As this is my first blog about using Atlassian's Confluence wiki as a technical author, I think a short explantion is required.

I've been working as a technical author for about 15 years, mainly in software but I've also worked in other areas such as hardware and OM document sets. My current role is with a British software house working in trading and risk management.

Three years ago we started using a wiki for all our client documentation as well as our intranet. Last year we acquired two other companies, both of whom used Confluence. After comparing the two systems we were using, we decided to use Confluence throughout the entire organisation. That done, we migrated our original wiki along with the two other Confluence instances into one brand new one. A great deal of thanks for the success of this project have to go to Clearvision, an Atlassian partner, who organised and oversaw the whole operation.

I firmly believe that Confluence is the way forward for technical documentation, and, having used wiki technology for three years now, I believe I have the 
experience and knowledge to back this up. I intend to do this in the coming months as I describe and share my experiences and insights gained.

But First, This!
Last Monday, the 12th March, I attended Atlassian's Unite conference in London. This not only gave me first hand access to various Atlassians, including Mike 
Cannon-Brookes (co-founder and CEO) but also to a huge number of people who are connected to Atlassian. They are connected because they are users like me, or are Atlassian partners. For example, Clearvision and Adaptavist.

The morning kicked off with a talk by Mike Cannon-Brookes that covered everything from it being Atlassian's 10th birthday (almost) to sending out their very first invoice, to where their tools are now and where they are heading. After that we got further insights from other Atlassians into Confluence and JIRA, which in my eyes are the core Atlassian products. What I really enjoyed about all this was the refreshingly straightforward way the company presents itself. It might be that they put their best face forward, but there is no BS here - something a lot of other businesses would do well to emulate.

Lunch looked excellent but I forsook the very long queue for it for a small salad. On the upside I managed to get myself a place at Mike's table (Atlassian had several tables manned by staff who were there to spit out advice and information between mouthfulls of lunch). Our conversation ranged from the enormous size of Australia, to the un-helpfullness of the weather, to promoting the use of Atlassian products to colleagues and senior management. It was refreshing to hear a CEO straight-talking instead of spinning and weaving.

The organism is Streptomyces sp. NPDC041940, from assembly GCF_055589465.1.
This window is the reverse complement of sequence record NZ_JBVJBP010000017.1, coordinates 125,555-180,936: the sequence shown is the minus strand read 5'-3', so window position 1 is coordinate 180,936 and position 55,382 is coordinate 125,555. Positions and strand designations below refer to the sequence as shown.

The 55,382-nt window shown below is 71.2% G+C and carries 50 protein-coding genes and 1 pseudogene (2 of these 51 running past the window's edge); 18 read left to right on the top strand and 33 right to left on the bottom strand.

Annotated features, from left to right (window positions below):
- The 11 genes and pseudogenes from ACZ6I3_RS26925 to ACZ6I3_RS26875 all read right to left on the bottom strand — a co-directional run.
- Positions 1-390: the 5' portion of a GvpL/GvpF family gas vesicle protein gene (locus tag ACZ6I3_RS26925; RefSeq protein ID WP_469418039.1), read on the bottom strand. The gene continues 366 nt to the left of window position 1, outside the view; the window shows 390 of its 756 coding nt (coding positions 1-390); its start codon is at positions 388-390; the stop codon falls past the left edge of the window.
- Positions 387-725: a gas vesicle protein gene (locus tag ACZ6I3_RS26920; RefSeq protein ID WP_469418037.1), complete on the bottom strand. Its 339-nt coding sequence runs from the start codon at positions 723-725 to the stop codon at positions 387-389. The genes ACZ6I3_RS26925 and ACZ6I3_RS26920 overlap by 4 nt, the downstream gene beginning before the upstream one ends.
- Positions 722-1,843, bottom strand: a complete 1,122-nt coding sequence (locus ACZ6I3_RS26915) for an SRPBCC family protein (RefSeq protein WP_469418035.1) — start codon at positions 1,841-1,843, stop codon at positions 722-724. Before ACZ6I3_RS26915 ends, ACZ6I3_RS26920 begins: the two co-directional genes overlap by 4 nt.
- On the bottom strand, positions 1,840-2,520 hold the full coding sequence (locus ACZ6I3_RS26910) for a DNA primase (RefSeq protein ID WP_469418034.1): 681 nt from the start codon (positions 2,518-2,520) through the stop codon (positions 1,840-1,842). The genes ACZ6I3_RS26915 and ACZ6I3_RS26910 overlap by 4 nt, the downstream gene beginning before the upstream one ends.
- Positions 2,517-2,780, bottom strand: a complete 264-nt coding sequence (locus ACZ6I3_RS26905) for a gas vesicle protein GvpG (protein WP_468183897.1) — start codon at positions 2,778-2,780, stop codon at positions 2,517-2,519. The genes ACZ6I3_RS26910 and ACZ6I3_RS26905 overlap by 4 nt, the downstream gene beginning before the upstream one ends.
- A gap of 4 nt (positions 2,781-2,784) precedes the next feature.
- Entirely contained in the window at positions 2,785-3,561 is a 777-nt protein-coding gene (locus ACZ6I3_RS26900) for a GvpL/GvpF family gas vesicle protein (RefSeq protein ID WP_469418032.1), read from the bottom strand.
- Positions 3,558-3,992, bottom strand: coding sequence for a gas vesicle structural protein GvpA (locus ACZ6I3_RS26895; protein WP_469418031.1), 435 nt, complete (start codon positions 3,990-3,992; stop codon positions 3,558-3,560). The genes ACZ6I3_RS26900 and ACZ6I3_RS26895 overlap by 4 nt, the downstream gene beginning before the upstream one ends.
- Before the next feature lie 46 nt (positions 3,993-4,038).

The afternoon continued with a couple more talks about JIRA and building the Atlassian community in the UK, featured demos from a variety of clients that covered how they used Atlassian's products in their production systems, and gave insights into how they promoted the use of the technology to staff. This is something I'm keen to know more about as part of my role is to be the wiki evangelist, and although most people see the benefits as soon as they start using the software, there are a few you have to use velvet thumbscrews on.
Also, you might expect these talks to be primarily from software and technology businesses, which is true, but in fact manufacturing industries also use Atlassian's products. For example, we were treated to a lively talk from the world's second largest pump manufacturer in the shape of Ole Kristensen, the lead consultant at Grundfos.

The day ended with everyone hot-footing it to a nearby bar for refreshments and even more conversation, free food and business card collecting. Which demonstrates another thing Atlassian is very good at: community building - which is almost the primary function of all their products. Obviously, on such an occasion, you can't talk to everybody, but you can target a few people and build more personal relationships with them. For instance, I built on my existing relationship with Clearvision and various members of Atlassian's support teams, and launched a new one with Adaptavist. This resulted in getting 
some very heplful insights into using their Community Bubbles plugin, (which we're using to build our client forum) plus the promise of some free support when I start setting it up.
All in all it was an excellent day and money well spent: I went home full of useful information, fired up with the knowledge I'd gained, and very pleased with the opportunities for various collaborations that had arrisen during the day and evening.
Now all I have to do is write up my nine pages of notes for my management report, fill in my expenses claim, and get the forum set up and working: life as a 
technical author will never be dull again.

And Now For Something Completely Different
As of next week, my blog will focus more on how I use Confluence for technical writing and related matters. This means promoting the wiki and its usage to colleagues, technological issues, developing the wiki (structurally and functionally) support issues etc etc. Please feel free to comment and share your thoughts and ideas.